Tiger Leaping Gorge, Yunnan province, May 2008
Considered the world’s deepest river canyon (or one of them, depending on your definition), legend has it that the gorge is so very narrow, a tiger had leapt across it.
It’s a popular hike that usually takes three days and is broken up by hamlets with tourist-ready guesthouses. Hikers walk on the sides of mountains. To your right, a stunning view and a steep fall down the gorge. To your left, the mountain. At times, you have to (very) gingerly step across small waterfalls that splash down the trail.
I came across two young men (one pictured here) building a temple along the path. There was already a tiny temple several steps further in the mountain, but they were expanding it. I honestly can’t recall who the temple was dedicated to, but the population in the area are mostly the Naxi, one of the 56 official Chinese minorities.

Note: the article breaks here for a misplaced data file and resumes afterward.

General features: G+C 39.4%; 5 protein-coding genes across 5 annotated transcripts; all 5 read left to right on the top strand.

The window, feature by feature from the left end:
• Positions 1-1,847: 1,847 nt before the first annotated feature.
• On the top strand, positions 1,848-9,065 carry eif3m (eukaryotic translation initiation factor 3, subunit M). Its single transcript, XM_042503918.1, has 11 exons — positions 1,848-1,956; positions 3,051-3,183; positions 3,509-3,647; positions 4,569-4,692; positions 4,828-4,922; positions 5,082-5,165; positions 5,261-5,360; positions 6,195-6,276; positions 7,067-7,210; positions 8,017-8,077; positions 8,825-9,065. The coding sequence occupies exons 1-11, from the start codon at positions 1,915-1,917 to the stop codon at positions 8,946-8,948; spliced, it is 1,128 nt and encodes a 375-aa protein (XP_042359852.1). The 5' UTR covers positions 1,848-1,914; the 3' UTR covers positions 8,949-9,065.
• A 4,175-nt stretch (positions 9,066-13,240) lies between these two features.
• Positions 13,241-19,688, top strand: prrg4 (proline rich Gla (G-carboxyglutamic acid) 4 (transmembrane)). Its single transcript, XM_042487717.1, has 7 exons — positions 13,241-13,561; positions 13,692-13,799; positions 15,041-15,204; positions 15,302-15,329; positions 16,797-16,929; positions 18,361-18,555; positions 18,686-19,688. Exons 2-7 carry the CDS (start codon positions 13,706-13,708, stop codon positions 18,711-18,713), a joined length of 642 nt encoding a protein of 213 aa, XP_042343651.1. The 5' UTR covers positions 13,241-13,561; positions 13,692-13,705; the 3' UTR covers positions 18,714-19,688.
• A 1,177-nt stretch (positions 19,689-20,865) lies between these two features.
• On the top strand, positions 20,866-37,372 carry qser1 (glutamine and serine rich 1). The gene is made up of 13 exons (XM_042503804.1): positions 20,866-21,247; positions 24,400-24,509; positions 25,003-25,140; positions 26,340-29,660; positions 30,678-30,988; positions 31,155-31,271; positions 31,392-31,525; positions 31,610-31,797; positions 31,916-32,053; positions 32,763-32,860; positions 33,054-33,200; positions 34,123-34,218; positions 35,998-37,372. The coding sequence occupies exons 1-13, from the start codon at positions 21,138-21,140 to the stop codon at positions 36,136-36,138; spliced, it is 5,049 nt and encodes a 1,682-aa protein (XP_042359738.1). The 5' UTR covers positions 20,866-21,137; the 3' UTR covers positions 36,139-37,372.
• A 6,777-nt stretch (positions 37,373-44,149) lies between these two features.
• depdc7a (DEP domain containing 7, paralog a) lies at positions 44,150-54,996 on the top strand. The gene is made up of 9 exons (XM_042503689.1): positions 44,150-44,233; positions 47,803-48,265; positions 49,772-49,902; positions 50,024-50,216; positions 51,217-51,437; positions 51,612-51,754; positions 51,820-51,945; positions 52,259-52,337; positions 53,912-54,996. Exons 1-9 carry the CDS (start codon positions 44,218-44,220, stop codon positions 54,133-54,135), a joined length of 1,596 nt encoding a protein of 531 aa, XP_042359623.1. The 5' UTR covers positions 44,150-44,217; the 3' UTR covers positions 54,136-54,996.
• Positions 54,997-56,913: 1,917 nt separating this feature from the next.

You can tell from the mountains wreathed in clouds behind the man’s head that we’re pretty high up. It was a rainy day, so there was a perpetual parade of misty clouds to our right. With their permission I poked around the tiny temple and saw colorful, mismatched quilts all rolled up next to a large water bottle, so I assume they slept on site. That’s often the case across China, construction workers living where they build before inhabitants move in.